According to Major League Baseball, in 2008 a research team working for their Safety and Health Advisory Committee analyzed 2,232 broken bats gathered from July to the end of the regular season. 756 of these bats broke into multiple pieces (recall there were several instances during the season where people, including an umpire, were seriously injured by flying chunks of maple). The researchers found that maple bats were three times as likely to shatter into multiple pieces than more traditional ash bats. (Note that while all the press seems to be focused on maple as a problem, birch is also on the list of concern).
The team of researchers include: David Kretschman of the Forest Products Laboratory (part of the USDA Forest Service); Dr. Carl Morris, a Harvard professor of statistics; Dr. James Sherwood, an engineering professor and director of the Baseball Research Center at the University of Massachusetts - Lowell; and representatives of TECO, an independent wood certification company based in Wisconsin.
The researchers' recommendations were presented to MLB in December. Their initial findings are based on the structure of maple as a wood vs. ash. Maple is considered a diffuse-porous wood, and ash is a ring-porous wood. In a nutshell, ring-porous wood has different growth stages during the spring and summer, whereas diffuse-porous wood grows more evenly. The result is that diffuse-porous wood yields a sort of sandwich layer between dense wood and less dense, more porous, layers. The less dense layers are the ones that flake and split on ash bats. For maple there is no real sandwiching. Growth layers are more uniformly dense and, therefore, harder. As a result, when maple breaks the rupture is often far more dynamic and unpredictable.
All of this, according to the researchers, relates to trademark placement for bats. Traditionally, trademarks provide hitters with an indication of which face of the bat to hit with. To compensate for the porous layering of ash bats, the idea was for batters to use what is called the edge grain side of the bat (think of hitting something with the side of a deck of cards rather than the top or bottom card). Trademarks, thus, are placed on the face grain side as markers. At one time or another most of us old-timers who learned to love the game swinging wood were told that the trademark denotes the weakest part of the bat. This is why.
(See photo to the right depicting the two different radial faces from the vantage point of the top of a bat).
According to researchers, the side of the bat hitters use is very likely a big part of the problem. Maple is not like ash. Recommendations to MLB are to place the trademark one quarter turn (90-degrees) for maple bats. Players should, in fact, be hitting with the face grain side of the bat (the top or bottom card in the deck).
This issue of wood grain overall is what has researchers most concerned right now. Besides the hitting side of the bat, researchers also believe that many maple bats break because the grain isn't straight enough. The "slope of grain" should be less than 3-degrees at the handle and taper end of the bat where most maple ruptures occur. In essence, the straighter the grain the stronger the wood. This is the main concern at the moment that researchers want to focus on and it implies a host of steps that they want addressed. To that end, the research team has made a number of recommendations that MLB is willing to institute. These are:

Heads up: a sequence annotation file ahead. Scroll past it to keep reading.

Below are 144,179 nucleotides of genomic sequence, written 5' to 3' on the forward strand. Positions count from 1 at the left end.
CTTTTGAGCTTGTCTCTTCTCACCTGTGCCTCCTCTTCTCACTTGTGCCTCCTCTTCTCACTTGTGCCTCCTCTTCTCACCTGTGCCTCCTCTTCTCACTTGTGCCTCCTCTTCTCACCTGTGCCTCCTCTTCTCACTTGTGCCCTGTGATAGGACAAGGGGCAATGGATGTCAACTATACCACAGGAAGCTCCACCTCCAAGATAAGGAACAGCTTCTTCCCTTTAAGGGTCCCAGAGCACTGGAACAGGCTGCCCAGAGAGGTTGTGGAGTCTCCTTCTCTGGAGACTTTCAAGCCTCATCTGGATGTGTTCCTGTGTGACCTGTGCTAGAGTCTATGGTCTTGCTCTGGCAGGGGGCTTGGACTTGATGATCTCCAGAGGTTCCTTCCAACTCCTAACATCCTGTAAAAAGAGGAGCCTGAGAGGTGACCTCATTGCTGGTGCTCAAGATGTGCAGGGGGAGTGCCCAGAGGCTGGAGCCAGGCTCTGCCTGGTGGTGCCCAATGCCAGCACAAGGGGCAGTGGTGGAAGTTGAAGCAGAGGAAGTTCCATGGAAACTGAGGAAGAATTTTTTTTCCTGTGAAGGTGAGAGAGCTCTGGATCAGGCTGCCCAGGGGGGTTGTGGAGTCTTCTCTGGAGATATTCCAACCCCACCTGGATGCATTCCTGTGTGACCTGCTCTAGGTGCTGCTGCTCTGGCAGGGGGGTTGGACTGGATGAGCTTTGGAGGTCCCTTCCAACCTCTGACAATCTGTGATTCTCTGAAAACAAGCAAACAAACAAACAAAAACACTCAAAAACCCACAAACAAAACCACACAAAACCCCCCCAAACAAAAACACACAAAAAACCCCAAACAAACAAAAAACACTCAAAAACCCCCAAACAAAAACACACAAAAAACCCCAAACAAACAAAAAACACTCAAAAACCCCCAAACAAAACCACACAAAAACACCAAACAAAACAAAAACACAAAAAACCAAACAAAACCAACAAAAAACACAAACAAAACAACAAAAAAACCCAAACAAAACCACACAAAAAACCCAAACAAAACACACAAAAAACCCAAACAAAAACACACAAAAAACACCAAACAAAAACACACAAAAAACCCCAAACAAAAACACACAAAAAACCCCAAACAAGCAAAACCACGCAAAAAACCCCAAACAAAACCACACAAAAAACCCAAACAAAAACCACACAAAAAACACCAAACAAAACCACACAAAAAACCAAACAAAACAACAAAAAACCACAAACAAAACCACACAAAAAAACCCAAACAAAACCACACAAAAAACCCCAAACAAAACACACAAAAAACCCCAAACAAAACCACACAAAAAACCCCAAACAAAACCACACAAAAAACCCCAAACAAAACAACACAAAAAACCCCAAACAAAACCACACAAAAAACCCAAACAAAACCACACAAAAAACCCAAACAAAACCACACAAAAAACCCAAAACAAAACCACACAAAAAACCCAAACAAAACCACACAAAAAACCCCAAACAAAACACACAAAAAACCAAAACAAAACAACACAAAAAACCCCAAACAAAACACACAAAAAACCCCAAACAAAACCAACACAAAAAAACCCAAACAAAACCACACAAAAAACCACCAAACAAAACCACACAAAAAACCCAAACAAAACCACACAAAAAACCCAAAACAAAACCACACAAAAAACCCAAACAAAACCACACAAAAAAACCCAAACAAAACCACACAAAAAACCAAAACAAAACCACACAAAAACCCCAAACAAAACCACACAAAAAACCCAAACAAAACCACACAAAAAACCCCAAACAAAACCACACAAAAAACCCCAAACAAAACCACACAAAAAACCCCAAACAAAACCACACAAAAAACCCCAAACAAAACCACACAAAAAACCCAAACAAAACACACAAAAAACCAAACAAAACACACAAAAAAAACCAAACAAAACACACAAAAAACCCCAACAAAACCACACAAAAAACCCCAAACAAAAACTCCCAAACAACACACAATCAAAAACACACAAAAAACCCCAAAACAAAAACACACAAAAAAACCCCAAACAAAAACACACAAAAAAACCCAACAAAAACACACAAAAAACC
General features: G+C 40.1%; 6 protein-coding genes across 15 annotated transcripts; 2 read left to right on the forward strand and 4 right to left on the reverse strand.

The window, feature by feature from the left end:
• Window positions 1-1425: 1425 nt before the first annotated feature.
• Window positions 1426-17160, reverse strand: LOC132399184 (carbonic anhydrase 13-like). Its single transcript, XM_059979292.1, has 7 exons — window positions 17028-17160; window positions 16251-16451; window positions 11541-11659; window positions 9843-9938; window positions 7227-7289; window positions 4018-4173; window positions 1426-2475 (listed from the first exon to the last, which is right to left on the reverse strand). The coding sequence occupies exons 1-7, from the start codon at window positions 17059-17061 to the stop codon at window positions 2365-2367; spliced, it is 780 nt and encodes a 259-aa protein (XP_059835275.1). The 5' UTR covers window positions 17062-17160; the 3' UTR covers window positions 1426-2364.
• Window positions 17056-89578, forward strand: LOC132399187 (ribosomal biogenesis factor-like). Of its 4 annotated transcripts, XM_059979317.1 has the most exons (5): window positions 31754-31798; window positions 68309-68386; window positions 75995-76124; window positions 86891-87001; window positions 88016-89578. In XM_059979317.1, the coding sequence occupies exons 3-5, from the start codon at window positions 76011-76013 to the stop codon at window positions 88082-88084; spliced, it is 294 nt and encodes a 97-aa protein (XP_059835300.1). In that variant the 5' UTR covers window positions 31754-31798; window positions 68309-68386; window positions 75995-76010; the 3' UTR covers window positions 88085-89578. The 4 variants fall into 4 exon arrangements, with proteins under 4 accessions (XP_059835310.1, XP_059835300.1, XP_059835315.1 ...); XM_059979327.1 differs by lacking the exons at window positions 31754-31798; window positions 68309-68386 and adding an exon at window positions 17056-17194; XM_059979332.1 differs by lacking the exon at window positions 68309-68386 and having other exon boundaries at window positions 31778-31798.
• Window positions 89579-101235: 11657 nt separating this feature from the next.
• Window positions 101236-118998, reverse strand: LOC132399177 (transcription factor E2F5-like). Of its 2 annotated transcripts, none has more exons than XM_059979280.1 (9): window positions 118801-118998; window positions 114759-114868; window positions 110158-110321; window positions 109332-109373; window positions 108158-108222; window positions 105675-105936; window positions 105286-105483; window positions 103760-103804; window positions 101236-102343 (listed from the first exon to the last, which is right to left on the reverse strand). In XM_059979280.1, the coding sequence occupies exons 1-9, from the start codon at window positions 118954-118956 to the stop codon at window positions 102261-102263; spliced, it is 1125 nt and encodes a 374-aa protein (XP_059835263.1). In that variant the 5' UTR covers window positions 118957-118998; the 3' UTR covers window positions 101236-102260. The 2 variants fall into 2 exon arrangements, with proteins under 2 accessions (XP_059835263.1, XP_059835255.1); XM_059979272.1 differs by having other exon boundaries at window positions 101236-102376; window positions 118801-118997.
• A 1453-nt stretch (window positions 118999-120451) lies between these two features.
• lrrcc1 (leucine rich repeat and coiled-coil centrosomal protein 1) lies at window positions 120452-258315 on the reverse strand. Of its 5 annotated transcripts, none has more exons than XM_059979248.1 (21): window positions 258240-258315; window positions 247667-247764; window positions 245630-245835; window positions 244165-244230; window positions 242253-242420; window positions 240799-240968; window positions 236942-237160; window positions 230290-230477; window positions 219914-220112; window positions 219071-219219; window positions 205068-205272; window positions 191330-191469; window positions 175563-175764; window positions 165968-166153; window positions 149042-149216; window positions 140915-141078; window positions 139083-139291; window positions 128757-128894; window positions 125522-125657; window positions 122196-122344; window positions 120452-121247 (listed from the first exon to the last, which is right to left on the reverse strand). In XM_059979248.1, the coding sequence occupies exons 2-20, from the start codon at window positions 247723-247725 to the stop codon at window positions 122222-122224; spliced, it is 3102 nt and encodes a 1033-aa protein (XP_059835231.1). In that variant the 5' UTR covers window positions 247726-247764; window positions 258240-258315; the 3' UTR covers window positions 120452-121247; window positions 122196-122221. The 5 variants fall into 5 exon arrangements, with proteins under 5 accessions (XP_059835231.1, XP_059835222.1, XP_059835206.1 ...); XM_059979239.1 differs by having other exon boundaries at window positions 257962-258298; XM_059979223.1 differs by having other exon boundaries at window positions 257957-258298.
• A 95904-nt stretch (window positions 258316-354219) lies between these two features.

- Bats must adhere to a slope of grain requirement of a bit less than 3-degrees for the handle and taper regions.
- Bat makers must place an ink dot on the face grain side of the handle for maple and birch bats to gauge the slope angle
- The hitting surface for maple and birch needs to be the face grain, not the edge grain, meaning a quarter turn (90-degrees) placement of trademarks on bats
- Handles for maple and birch bats must be either natural or clear finished (to see the grain and ink dot)
- Bat makers need a system to track maple and birch bats that leave their shops
- Bat makers need to participate in an MLB sponsored workshop on engineering and grading of wood
- Bat makers will be visited and audited for manufacturing processes and tracking systems
- Audits will also be made randomly (does that sound familiar?) at ballparks
- An on-going third-party certification program needs to be set up to deal with any new innovations that come along in the future
To conclude, it should be noted that the research team MLB is working with by no means feel they have gotten to the bottom of the problem with maple. Wisely, however, they are starting with a first attempt to understand what they believe to be the most salient variables -- the slope of grain, and hitting with the opposite plane of the bat than ash. There are questions as well about some maple drying processes, big barrels, narrow handles, and the possibility that maple hides cracks and fissures while ash doesn't.
It will be interesting to observe how many bats break this year, and maybe a good diversion from all the talk about past steroid transgressions by top players. After all, what is more interesting: whether A-Rod was taking steroids seven years ago; or whether his bat is going to break on the next pitch? I'll let you answer that for yourself.
See you out there on the field soon.
Next week we will delve a bit into the implications of these regulations. Until then, check out all the bat companies we've referenced at this site and find yourself the ultimate wood bat for the 2009 season.